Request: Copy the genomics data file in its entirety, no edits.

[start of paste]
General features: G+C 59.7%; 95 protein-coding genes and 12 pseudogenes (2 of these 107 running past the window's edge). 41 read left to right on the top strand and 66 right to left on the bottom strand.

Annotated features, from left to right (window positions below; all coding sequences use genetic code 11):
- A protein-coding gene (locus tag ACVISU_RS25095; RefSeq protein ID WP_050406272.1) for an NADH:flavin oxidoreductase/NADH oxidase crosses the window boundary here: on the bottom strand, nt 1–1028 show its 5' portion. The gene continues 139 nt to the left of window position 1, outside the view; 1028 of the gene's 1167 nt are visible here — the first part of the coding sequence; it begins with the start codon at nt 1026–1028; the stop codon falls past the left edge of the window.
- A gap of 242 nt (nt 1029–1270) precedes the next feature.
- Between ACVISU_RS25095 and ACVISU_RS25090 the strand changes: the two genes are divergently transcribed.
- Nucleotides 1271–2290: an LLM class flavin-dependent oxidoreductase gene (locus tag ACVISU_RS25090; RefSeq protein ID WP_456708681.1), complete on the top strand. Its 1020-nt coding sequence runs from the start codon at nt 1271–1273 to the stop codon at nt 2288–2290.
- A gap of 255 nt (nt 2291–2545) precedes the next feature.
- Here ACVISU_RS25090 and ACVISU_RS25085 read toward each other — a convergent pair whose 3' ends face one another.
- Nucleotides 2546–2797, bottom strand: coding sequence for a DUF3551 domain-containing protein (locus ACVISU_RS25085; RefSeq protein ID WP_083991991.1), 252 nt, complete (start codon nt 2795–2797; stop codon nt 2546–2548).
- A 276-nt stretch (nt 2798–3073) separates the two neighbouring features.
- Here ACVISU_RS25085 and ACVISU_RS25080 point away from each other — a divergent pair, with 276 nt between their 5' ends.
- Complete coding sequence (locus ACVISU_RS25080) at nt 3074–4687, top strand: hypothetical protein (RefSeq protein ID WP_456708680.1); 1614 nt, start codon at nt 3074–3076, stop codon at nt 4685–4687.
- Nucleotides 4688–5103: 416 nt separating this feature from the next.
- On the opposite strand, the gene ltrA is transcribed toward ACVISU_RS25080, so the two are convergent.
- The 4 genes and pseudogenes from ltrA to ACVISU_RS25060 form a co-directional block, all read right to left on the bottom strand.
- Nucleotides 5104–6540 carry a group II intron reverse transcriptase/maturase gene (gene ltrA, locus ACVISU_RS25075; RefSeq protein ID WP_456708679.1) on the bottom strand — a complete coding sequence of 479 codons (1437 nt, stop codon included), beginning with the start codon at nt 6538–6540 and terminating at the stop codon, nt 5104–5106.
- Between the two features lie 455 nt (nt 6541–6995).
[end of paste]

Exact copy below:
General features: G+C 59.7%; 95 protein-coding genes and 12 pseudogenes (2 of these 107 running past the window's edge). 41 read left to right on the top strand and 66 right to left on the bottom strand.

Annotated features, from left to right (window positions below; all coding sequences use genetic code 11):
- A protein-coding gene (locus tag ACVISU_RS25095; RefSeq protein ID WP_050406272.1) for an NADH:flavin oxidoreductase/NADH oxidase crosses the window boundary here: on the bottom strand, nt 1–1028 show its 5' portion. The gene continues 139 nt to the left of window position 1, outside the view; 1028 of the gene's 1167 nt are visible here — the first part of the coding sequence; it begins with the start codon at nt 1026–1028; the stop codon falls past the left edge of the window.
- A gap of 242 nt (nt 1029–1270) precedes the next feature.
- Between ACVISU_RS25095 and ACVISU_RS25090 the strand changes: the two genes are divergently transcribed.
- Nucleotides 1271–2290: an LLM class flavin-dependent oxidoreductase gene (locus tag ACVISU_RS25090; RefSeq protein ID WP_456708681.1), complete on the top strand. Its 1020-nt coding sequence runs from the start codon at nt 1271–1273 to the stop codon at nt 2288–2290.
- A gap of 255 nt (nt 2291–2545) precedes the next feature.
- Here ACVISU_RS25090 and ACVISU_RS25085 read toward each other — a convergent pair whose 3' ends face one another.
- Nucleotides 2546–2797, bottom strand: coding sequence for a DUF3551 domain-containing protein (locus ACVISU_RS25085; RefSeq protein ID WP_083991991.1), 252 nt, complete (start codon nt 2795–2797; stop codon nt 2546–2548).
- A 276-nt stretch (nt 2798–3073) separates the two neighbouring features.
- Here ACVISU_RS25085 and ACVISU_RS25080 point away from each other — a divergent pair, with 276 nt between their 5' ends.
- Complete coding sequence (locus ACVISU_RS25080) at nt 3074–4687, top strand: hypothetical protein (RefSeq protein ID WP_456708680.1); 1614 nt, start codon at nt 3074–3076, stop codon at nt 4685–4687.
- Nucleotides 4688–5103: 416 nt separating this feature from the next.
- On the opposite strand, the gene ltrA is transcribed toward ACVISU_RS25080, so the two are convergent.
- The 4 genes and pseudogenes from ltrA to ACVISU_RS25060 form a co-directional block, all read right to left on the bottom strand.
- Nucleotides 5104–6540 carry a group II intron reverse transcriptase/maturase gene (gene ltrA, locus ACVISU_RS25075; RefSeq protein ID WP_456708679.1) on the bottom strand — a complete coding sequence of 479 codons (1437 nt, stop codon included), beginning with the start codon at nt 6538–6540 and terminating at the stop codon, nt 5104–5106.
- Between the two features lie 455 nt (nt 6541–6995).